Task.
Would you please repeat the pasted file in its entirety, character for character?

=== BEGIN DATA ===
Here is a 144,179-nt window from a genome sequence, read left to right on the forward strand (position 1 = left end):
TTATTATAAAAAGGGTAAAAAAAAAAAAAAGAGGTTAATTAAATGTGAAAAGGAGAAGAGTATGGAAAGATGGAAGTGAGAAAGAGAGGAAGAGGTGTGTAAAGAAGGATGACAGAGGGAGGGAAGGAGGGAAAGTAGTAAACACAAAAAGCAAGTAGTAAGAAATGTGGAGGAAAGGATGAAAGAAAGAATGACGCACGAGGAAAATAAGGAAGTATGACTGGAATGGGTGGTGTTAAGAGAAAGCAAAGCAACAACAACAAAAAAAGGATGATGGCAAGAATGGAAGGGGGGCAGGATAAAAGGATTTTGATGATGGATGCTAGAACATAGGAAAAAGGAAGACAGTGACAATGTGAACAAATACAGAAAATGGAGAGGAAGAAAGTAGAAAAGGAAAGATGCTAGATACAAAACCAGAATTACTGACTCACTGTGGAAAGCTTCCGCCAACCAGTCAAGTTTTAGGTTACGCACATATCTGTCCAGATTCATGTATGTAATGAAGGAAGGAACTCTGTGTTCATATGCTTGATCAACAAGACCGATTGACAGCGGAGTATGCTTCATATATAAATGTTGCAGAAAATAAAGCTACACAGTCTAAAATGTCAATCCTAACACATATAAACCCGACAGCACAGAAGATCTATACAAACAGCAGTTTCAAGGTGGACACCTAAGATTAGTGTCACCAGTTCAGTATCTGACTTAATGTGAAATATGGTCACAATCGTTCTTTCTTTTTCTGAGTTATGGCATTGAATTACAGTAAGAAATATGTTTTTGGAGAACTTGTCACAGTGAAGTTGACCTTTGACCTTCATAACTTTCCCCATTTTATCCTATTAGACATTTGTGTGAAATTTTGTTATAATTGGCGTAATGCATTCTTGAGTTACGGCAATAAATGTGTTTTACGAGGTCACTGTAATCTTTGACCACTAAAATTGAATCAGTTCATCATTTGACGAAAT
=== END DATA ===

Here is a 144,179-nt window from a genome sequence, read left to right on the forward strand (position 1 = left end):
TTATTATAAAAAGGGTAAAAAAAAAAAAAAGAGGTTAATTAAATGTGAAAAGGAGAAGAGTATGGAAAGATGGAAGTGAGAAAGAGAGGAAGAGGTGTGTAAAGAAGGATGACAGAGGGAGGGAAGGAGGGAAAGTAGTAAACACAAAAAGCAAGTAGTAAGAAATGTGGAGGAAAGGATGAAAGAAAGAATGACGCACGAGGAAAATAAGGAAGTATGACTGGAATGGGTGGTGTTAAGAGAAAGCAAAGCAACAACAACAAAAAAAGGATGATGGCAAGAATGGAAGGGGGGCAGGATAAAAGGATTTTGATGATGGATGCTAGAACATAGGAAAAAGGAAGACAGTGACAATGTGAACAAATACAGAAAATGGAGAGGAAGAAAGTAGAAAAGGAAAGATGCTAGATACAAAACCAGAATTACTGACTCACTGTGGAAAGCTTCCGCCAACCAGTCAAGTTTTAGGTTACGCACATATCTGTCCAGATTCATGTATGTAATGAAGGAAGGAACTCTGTGTTCATATGCTTGATCAACAAGACCGATTGACAGCGGAGTATGCTTCATATATAAATGTTGCAGAAAATAAAGCTACACAGTCTAAAATGTCAATCCTAACACATATAAACCCGACAGCACAGAAGATCTATACAAACAGCAGTTTCAAGGTGGACACCTAAGATTAGTGTCACCAGTTCAGTATCTGACTTAATGTGAAATATGGTCACAATCGTTCTTTCTTTTTCTGAGTTATGGCATTGAATTACAGTAAGAAATATGTTTTTGGAGAACTTGTCACAGTGAAGTTGACCTTTGACCTTCATAACTTTCCCCATTTTATCCTATTAGACATTTGTGTGAAATTTTGTTATAATTGGCGTAATGCATTCTTGAGTTACGGCAATAAATGTGTTTTACGAGGTCACTGTAATCTTTGACCACTAAAATTGAATCAGTTCATCATTTGACGAAAT